Just Mercy for the Mentally Ill

Just Mercy

Bryan Stevenson’s TED talk (see below) is like a teaser for his excellent book, Just Mercy. I was especially interested in the chapter “Mitigation” about the mental health crisis and how our jails became substitute mental hospitals. Deinstitutionalization (the closing of mental health hospitals and the release of patients without replacement treatment and housing) occurred at the same time as the ramp of mass incarceration. Mentally ill people became victims of society’s appetite for imprisonment, often for drug and alcohol abuse and sometimes for behaviors their communities would not tolerate.

“Today, over 50 percent of prison and jail inmates in the United States have a diagnosed mental illness, a rate nearly five times greater than that of the general population. Nearly one in five prison and jail inmates has a serious mental illness. In fact, there are more than three times the number of seriously mentally ill individuals in jail or prison is a terrible place for someone with mental illness or a neurological disorder that prison guards are not trained to understand.” (p. 188)

He mentioned working with Pete Earley to raise the profile of prisoners on death row. Earley was one of the most popular speakers of all time at Housing California’s annual conference. So I pulled my signed copy of his book Crazy.  He tells the story of trying to get help for his son suffering with a mental illness and his year long investigation of a Miami-Dade County jail. I skimmed the book again but did not read it because I can only take so much learning about how screwed up our justice and mental health systems are in one week.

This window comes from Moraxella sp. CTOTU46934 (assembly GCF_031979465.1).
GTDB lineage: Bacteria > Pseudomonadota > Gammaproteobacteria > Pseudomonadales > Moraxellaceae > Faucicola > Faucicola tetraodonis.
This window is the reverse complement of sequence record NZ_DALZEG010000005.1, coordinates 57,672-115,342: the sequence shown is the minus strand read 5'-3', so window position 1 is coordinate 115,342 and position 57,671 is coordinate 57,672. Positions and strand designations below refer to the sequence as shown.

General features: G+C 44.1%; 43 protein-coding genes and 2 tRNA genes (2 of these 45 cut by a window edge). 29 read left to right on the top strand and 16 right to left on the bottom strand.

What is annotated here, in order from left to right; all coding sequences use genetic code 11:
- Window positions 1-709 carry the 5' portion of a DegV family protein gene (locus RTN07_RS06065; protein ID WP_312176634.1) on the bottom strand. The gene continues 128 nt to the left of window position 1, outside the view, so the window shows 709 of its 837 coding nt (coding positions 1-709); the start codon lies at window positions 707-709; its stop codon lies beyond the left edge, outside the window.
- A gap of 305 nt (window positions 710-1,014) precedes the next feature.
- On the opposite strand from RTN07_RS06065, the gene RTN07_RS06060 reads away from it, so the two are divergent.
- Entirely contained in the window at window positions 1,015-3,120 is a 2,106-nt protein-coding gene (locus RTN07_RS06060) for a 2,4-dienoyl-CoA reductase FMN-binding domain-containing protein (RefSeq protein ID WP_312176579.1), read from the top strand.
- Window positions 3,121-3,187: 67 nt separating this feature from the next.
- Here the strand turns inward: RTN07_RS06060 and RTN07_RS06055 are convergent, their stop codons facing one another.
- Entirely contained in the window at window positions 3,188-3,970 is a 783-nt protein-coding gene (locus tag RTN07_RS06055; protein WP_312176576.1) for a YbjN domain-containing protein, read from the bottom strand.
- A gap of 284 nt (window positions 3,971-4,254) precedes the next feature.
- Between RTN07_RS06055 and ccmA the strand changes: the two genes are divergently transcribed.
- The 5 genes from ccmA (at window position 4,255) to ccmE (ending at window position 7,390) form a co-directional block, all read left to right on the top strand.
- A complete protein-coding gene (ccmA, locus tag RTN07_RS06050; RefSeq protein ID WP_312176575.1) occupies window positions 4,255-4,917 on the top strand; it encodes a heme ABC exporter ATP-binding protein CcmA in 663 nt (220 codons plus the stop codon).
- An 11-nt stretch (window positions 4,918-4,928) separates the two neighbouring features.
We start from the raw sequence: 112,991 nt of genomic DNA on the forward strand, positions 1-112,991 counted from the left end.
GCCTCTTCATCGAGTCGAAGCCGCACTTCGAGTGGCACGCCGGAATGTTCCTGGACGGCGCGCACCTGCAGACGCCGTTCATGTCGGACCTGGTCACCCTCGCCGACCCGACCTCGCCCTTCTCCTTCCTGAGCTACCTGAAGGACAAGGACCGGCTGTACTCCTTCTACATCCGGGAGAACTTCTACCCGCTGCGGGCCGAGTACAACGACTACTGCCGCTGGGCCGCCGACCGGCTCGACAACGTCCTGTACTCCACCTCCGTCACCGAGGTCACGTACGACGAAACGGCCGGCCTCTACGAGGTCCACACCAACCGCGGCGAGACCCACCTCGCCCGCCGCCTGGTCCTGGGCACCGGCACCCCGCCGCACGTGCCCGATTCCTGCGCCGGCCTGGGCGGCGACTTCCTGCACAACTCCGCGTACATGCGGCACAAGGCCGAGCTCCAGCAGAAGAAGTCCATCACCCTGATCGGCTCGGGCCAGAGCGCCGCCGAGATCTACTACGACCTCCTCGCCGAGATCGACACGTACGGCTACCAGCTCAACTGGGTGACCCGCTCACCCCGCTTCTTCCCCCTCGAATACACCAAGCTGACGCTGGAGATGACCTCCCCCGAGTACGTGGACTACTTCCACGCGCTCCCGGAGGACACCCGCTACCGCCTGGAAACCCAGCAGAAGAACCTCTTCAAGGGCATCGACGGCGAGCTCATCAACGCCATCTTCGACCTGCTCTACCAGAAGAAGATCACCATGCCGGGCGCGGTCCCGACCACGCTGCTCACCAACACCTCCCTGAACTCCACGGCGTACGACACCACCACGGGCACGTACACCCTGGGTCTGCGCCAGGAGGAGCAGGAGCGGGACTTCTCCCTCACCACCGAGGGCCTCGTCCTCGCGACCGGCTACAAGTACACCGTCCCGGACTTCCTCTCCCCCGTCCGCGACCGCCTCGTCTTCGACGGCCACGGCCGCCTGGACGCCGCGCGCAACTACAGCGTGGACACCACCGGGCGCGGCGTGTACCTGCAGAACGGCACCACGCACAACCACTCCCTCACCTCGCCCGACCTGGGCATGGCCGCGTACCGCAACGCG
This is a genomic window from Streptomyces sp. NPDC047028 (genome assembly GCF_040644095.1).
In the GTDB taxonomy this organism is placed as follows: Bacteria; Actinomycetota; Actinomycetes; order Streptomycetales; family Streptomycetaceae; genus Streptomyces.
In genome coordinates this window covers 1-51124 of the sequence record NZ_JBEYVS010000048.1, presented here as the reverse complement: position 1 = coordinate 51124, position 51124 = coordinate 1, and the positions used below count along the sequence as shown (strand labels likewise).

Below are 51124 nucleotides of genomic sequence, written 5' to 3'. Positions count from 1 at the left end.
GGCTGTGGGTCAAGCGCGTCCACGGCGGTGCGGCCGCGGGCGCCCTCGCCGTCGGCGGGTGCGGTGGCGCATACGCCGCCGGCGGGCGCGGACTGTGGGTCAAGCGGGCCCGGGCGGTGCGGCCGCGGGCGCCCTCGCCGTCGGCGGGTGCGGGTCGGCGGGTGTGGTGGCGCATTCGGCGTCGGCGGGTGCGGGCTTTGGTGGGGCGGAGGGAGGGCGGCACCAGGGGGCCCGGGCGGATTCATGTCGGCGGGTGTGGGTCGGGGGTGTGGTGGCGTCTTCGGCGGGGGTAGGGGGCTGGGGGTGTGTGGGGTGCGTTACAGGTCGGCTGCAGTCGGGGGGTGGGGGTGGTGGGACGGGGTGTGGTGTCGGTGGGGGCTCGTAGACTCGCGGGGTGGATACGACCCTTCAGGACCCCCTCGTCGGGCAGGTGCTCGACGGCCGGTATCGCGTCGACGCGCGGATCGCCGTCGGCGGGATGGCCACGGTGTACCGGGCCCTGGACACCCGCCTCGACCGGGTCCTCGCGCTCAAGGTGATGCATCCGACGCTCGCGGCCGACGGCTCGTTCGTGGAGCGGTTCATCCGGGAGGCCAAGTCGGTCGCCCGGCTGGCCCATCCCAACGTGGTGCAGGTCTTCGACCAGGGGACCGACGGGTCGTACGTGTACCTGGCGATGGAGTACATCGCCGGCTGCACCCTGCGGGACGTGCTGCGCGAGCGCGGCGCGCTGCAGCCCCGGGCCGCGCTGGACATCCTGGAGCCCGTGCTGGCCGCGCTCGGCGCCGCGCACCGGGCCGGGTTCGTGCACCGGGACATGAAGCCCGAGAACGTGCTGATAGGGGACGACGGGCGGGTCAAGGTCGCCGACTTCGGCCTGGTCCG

It makes me appreciate “stonecatchers” all the more. Bryan explains the term in the last pages of Just Mercy reminding readers of the New Testament story of Jesus stopping a stoning of a adulterous woman by challenging the Pharisees: those without sin, cast the first stone.

The Equal Justice Initiative law project helps people on death row and works to end the death penalty; working to end excessive punishment and improve prison conditions; Free people who’ve been wrongly convicted and stop racial bias in the justice system; help the mentally ill; and stop putting children in adult jails and prisons. (p. 293) I applaud EJI’s leadership on these issues.

“You can’t effectively fight abusive power, poverty, inequality, illness, oppression or injustice and not be broken by it. We are all broken by something… We have a choice. We can embrace our humanness, which means embracing our broken natures and the compassion that remains is our best hope for healing. Or we can deny our brokenness, forswear compassion, and, as a result, deny our own humanity.” (p. 289)




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